The sky has come in from the coast as grey scars
And my ex texts to let me know her stomach
is disfigured. But she isn't disfigured.
So I have on gone to Cafe Dolce
with my headache, with some small
voice in the back of my head telling me
that the way I've been flipping words
lately gone on gone on going on on going on
is the start of a tumor
in the Broca's area of my brain.
I would like for this to be the world:
when I text her back our scars
make us strong, I want that to be
what she needs to hear. I want to say
the right thing for every hard moment.
And if not that world
then this: when she replies
and ugly and ugly and ugly
I want to undo everything
for her–all the valuing, the under valuing.
Empty gestures. Look: I'm standing
here pointing at the monster–
the monster is invisible.
At the cafe people laugh
with their hands, and stroke
their necks, and reach across the table
juggling their palms to say
sometimes there is a balance in life
that can't be caught up by words.
I for grey feel the sky. There again.
By the dock the water
dimples with hail.
To place gulls,
we’ve come to consensus
on water. We've coupled
the horizon and blue together
with the droplet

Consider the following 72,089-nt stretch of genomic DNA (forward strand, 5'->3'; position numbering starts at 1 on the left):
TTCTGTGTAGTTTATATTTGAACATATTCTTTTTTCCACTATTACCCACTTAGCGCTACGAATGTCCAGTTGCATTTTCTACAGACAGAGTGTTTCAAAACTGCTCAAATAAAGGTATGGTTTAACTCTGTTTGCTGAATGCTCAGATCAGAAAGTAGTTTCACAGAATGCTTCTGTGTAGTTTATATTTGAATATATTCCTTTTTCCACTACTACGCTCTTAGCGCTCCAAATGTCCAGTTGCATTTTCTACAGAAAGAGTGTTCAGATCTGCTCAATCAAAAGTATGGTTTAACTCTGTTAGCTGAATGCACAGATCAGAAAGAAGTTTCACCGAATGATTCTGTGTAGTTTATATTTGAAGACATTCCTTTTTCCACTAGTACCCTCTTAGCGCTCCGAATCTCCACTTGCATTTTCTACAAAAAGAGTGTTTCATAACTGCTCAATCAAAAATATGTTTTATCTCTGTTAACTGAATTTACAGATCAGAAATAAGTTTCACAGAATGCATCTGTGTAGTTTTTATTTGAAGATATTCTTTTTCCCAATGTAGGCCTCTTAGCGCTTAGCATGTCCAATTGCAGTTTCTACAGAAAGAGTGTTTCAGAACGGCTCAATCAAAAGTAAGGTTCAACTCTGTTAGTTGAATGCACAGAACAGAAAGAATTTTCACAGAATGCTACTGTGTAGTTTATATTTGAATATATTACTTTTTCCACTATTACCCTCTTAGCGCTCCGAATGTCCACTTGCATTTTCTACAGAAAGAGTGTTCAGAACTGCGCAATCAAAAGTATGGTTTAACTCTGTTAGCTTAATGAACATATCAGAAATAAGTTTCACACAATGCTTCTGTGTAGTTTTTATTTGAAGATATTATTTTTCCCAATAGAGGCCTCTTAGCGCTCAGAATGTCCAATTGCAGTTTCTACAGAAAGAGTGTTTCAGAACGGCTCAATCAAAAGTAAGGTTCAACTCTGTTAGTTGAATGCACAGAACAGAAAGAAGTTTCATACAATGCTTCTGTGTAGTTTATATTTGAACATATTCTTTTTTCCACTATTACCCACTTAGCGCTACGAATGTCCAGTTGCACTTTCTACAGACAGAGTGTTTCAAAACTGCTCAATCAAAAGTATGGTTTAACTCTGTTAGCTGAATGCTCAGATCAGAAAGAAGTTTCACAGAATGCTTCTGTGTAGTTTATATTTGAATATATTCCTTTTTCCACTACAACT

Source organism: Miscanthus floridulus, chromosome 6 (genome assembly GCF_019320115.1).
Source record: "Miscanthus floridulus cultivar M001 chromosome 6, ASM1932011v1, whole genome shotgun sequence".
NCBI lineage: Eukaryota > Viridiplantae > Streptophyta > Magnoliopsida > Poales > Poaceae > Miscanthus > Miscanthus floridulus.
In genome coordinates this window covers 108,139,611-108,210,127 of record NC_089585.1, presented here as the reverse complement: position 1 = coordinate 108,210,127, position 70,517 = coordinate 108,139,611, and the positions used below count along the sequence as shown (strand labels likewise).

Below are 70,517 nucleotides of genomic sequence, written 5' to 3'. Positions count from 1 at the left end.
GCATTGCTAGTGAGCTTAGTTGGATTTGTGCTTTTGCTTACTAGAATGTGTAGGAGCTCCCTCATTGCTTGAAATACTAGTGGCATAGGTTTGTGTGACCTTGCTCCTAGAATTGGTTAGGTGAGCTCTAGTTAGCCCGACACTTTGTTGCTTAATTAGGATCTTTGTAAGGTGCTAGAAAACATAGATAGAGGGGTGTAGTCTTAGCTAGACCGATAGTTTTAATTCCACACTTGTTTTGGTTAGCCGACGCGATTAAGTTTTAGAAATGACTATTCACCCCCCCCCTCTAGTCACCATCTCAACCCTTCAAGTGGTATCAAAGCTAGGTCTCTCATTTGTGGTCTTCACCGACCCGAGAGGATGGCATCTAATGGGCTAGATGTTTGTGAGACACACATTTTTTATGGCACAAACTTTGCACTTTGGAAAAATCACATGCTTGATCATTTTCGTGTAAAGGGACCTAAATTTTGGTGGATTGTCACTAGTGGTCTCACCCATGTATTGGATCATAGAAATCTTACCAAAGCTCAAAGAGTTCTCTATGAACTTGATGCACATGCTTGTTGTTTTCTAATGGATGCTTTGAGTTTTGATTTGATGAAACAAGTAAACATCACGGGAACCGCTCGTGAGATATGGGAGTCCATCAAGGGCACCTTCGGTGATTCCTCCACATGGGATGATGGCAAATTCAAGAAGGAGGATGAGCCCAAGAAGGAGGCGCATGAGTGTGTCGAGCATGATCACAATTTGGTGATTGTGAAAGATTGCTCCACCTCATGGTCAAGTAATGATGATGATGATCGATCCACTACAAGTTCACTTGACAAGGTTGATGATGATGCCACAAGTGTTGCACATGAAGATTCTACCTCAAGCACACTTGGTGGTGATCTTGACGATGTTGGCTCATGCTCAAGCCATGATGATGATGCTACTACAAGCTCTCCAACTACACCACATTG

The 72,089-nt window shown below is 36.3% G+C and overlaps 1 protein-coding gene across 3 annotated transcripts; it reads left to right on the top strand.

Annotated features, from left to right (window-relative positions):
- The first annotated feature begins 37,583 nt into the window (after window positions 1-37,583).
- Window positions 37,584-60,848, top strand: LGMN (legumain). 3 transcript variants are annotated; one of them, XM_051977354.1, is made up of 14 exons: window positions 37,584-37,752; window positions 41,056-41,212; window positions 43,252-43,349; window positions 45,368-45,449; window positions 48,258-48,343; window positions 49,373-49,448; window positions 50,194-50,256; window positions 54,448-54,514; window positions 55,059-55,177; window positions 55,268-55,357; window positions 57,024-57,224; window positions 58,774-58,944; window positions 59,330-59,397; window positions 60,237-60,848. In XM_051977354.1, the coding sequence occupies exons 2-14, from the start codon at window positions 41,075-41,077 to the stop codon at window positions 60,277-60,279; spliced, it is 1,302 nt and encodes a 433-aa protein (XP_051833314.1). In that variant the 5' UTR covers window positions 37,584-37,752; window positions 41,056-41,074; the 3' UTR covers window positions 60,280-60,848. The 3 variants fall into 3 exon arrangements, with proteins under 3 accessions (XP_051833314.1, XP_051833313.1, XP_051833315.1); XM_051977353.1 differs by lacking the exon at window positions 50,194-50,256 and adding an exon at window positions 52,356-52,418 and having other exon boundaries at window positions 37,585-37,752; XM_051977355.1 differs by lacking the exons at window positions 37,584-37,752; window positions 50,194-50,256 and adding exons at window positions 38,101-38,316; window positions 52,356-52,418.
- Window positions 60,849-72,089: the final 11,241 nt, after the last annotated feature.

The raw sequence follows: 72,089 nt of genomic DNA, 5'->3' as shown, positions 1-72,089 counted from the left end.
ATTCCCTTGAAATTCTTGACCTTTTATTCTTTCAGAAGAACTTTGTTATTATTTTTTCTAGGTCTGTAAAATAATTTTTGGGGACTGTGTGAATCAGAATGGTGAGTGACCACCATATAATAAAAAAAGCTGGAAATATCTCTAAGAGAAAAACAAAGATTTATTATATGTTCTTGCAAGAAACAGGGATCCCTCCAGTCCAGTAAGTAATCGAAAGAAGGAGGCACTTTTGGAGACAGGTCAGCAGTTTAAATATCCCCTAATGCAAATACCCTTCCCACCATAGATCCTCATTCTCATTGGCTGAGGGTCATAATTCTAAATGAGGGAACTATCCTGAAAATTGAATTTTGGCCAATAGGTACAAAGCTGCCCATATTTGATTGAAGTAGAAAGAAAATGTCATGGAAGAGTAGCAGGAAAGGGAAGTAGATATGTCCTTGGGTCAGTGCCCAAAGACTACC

beading on our neck. Here it is:
we will whisper
with the cadence of waves,
as if in a sphere
a house waits, emptied
by a darker blue. Or
in a house a sphere waits,
haloed by gulls. Or
our mouths are ports
where we dock the nameless.
Out beside the lake
Jordon has taken off his clothes
and gone in as natural
as nova traces–
he is bodied by rain,
or wet with the tails of comets,
or feathered by dividing movement,
by flesh and condensation
that contours our hands
like the bands of turquoise
running through the lake
lightly flattened like the lines
of comets, or intent, falling away.
Mackenzie Cole’s work has appeared in Big Sky Journal, Still Water, Camas, 491, and elsewhere. He is the founder and janitor of Milltowne Press, and he lives in Missoula, Montana, where he received his MFA from the University of Montana.